A Retrospective Claims Database Study on Drug

Sep 23, 2016 - Abbvie GK, 3-5-27, Mita, Minato-ku, Tokyo ... Clinical trials have demonstrated the efficacy ... might differ from clinical trials, as ...

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Adv Ther (2016) 33:1947–1963 DOI 10.1007/s12325-016-0406-6

ORIGINAL RESEARCH

A Retrospective Claims Database Study on Drug Utilization in Japanese Patients with Crohn’s Disease Treated with Adalimumab or Infliximab Kaoru Yokoyama . Kiyotaka Yamazaki . Miiko Katafuchi . Sameh Ferchichi

Received: June 14, 2016 / Published online: September 23, 2016 Ó The Author(s) 2016. This article is published with open access at Springerlink.com

ABSTRACT

or IFX prescriptions between January 2012 and

Introduction: Crohn’s disease (CD) is a chronic

February 2015 were included. Outcomes of interest were (1) failure in the induction phase

and progressive disease in which the long-term

(defined as switch or discontinuation) and (2)

management is important. This study sought to assess treatment persistence and dose escalation

persistence in the maintenance phase (defined as the absence of switch or discontinuation over

in the maintenance phase with adalimumab (ADA) or infliximab (IFX) in a Japanese

12 months since maintenance initiation). Results: Overall, 133 patients (53 ADA; 80 IFX)

real-world setting.

were included. Of them, treatment failed in 26

Methods: A retrospective analysis was conducted using the Japan Medical Data

patients (19.6%) in the induction phase. During the induction phase, there was a trend towards

Center database. CD patients with either ADA

fewer treatment failures with ADA than IFX (88.7% vs. 75.0%; p = 0.051). Of those who

Enhanced content To view enhanced content for this article go to http://www.medengine.com/Redeem/9E76 F06048096649.

completed induction, 64 patients (33 ADA; 31

Electronic supplementary material The online version of this article (doi:10.1007/s12325-016-0406-6) contains supplementary material, which is available to authorized users.

IFX) had at least 12 months of valid insurance enrolment after the initiation of maintenance and 13 (5 ADA; 8 IFX) had either switch or discontinuation within 12 months after the initiation of maintenance. Probabilities of

K. Yokoyama Department of Gastroenterology, Kitasato University School of Medicine, 1-15-1, Kitasato, Minami-ku, Sagamihara, Kanagawa 252-0374, Japan K. Yamazaki (&)  M. Katafuchi Abbvie GK, 3-5-27, Mita, Minato-ku, Tokyo 108-6302, Japan e-mail: [email protected] S. Ferchichi Creativ-Ceutical, 215 rue du Faubourg Saint-Honore´, 75008 Paris, France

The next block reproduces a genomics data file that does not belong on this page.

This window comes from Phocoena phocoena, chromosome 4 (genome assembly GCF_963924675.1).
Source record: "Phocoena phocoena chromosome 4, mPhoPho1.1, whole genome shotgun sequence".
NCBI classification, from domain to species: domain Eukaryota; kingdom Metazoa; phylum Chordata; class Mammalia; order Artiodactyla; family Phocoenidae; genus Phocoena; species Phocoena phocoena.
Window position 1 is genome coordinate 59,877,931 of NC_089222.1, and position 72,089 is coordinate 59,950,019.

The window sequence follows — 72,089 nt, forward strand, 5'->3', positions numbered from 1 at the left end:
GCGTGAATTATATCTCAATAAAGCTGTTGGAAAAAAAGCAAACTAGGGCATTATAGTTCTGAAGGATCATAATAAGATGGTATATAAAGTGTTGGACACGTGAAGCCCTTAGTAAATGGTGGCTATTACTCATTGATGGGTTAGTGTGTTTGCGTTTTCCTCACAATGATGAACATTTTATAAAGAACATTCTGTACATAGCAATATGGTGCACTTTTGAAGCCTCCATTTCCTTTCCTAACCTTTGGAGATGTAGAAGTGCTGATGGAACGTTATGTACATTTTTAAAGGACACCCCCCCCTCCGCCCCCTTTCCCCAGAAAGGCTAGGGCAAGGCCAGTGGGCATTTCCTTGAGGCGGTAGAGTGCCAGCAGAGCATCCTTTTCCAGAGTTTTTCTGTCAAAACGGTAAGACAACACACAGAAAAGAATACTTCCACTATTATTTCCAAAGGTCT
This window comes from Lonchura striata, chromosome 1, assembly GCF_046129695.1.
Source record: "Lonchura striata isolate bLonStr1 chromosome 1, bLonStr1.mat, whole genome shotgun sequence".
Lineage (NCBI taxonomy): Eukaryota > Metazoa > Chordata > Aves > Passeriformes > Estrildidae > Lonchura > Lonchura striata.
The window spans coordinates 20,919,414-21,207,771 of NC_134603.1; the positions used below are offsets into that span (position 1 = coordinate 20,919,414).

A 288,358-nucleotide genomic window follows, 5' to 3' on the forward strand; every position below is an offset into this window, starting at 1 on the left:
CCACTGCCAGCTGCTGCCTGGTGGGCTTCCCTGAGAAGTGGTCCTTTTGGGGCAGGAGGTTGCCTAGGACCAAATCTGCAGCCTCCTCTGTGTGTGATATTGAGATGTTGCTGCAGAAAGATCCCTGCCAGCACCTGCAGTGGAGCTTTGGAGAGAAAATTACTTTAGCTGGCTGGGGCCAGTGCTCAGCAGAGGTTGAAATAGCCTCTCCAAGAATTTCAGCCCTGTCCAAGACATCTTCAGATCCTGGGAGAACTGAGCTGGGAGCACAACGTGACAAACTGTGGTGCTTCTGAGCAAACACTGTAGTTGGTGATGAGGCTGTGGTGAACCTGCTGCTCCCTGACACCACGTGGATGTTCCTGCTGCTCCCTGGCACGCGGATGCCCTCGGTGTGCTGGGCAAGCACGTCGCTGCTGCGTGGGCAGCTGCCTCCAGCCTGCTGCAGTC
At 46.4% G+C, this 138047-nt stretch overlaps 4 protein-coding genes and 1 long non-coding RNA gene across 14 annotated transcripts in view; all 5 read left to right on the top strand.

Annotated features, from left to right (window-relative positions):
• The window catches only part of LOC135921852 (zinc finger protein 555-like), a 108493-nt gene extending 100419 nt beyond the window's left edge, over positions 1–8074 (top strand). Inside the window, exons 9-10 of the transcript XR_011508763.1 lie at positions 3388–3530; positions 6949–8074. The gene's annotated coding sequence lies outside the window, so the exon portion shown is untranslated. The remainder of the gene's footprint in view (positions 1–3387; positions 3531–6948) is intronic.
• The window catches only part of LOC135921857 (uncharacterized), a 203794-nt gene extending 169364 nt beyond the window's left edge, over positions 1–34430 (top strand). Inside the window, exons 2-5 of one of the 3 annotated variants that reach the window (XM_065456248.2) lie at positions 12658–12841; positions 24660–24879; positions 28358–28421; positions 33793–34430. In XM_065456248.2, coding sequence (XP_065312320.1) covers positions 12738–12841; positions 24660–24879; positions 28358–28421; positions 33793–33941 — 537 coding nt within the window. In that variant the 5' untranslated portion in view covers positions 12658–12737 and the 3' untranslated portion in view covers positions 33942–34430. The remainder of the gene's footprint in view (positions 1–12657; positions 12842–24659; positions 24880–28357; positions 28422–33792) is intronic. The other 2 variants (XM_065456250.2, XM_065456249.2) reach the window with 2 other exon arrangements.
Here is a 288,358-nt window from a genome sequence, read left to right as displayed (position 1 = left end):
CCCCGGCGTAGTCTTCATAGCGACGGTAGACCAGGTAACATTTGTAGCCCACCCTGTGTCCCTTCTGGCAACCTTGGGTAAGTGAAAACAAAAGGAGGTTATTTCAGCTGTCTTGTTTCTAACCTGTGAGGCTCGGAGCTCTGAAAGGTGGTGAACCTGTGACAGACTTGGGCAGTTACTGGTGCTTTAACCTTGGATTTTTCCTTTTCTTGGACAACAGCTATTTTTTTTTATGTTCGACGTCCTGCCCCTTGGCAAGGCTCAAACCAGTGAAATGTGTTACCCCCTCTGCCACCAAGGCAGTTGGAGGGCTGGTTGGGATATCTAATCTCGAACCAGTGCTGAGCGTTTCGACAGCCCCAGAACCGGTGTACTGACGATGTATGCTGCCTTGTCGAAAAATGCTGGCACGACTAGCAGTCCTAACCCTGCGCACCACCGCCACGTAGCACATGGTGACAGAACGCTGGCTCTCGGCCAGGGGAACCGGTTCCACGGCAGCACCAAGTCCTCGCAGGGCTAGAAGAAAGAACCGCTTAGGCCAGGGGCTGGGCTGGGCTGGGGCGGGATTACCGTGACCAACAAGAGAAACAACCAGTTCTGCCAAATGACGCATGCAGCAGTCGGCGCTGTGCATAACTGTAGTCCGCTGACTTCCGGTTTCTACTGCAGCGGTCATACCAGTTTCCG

switch or discontinuation over 12 months after the maintenance date were 15.2% and 20.9% for ADA and IFX groups, respectively (p-log rank = 0.7764). Conclusion: Japanese patients have a high primary response to anti-tumor necrosis factor therapy in the real-world setting, in line with the

results

of

clinical

trials.

This

initial

Adv Ther (2016) 33:1947–1963

1948

therapeutic advantage can be lost during the

with immunosuppressants is associated with

maintenance phase, leading to dose escalation, treatment switch, or discontinuation. This

adverse events risk [4], and treatment with

study suggests that those events occurred in comparable proportions of patients treated with either ADA or IFX. However, these findings should be considered with caution given the retrospective nature and small size of the study.

corticosteroids is maintenance of

not adequate for clinical remission

the [5].

Monoclonal antibodies, targeting tumor necrosis factor (TNF)-a, are considered the treatment of choice in patients with CD [6].

Funding: Abbvie GK, Tokyo, Japan.

In Japan, the available anti-TNF treatments for CD are infliximab (IFX) and adalimumab

Keywords: Adalimumab;

(ADA). IFX was the first TNF-a chimeric monoclonal antibody introduced for the

Anti-TNF;

Crohn’s

disease; Discontinuation; Dose escalation; Gastroenterology; Infliximab; Persistence; Switch

treatment of CD in 2002. It is administered intravenously at a dose of 5 mg/kg body weight at weeks 0, 2, and 6 for induction. The standard dose of maintenance IFX therapy is 5 mg/kg of body weight administered every 8 weeks [7].

INTRODUCTION

ADA is administered subcutaneously and is

Crohn’s disease (CD) is a chronic inflammatory condition of the gastrointestinal tract belonging

prescribed at an induction dose of 160 mg at week 0 and 80 mg at week 2. The standard

to the group of Inflammatory Bowel Diseases

maintenance dose is 40 mg administered every 2 weeks [8–10].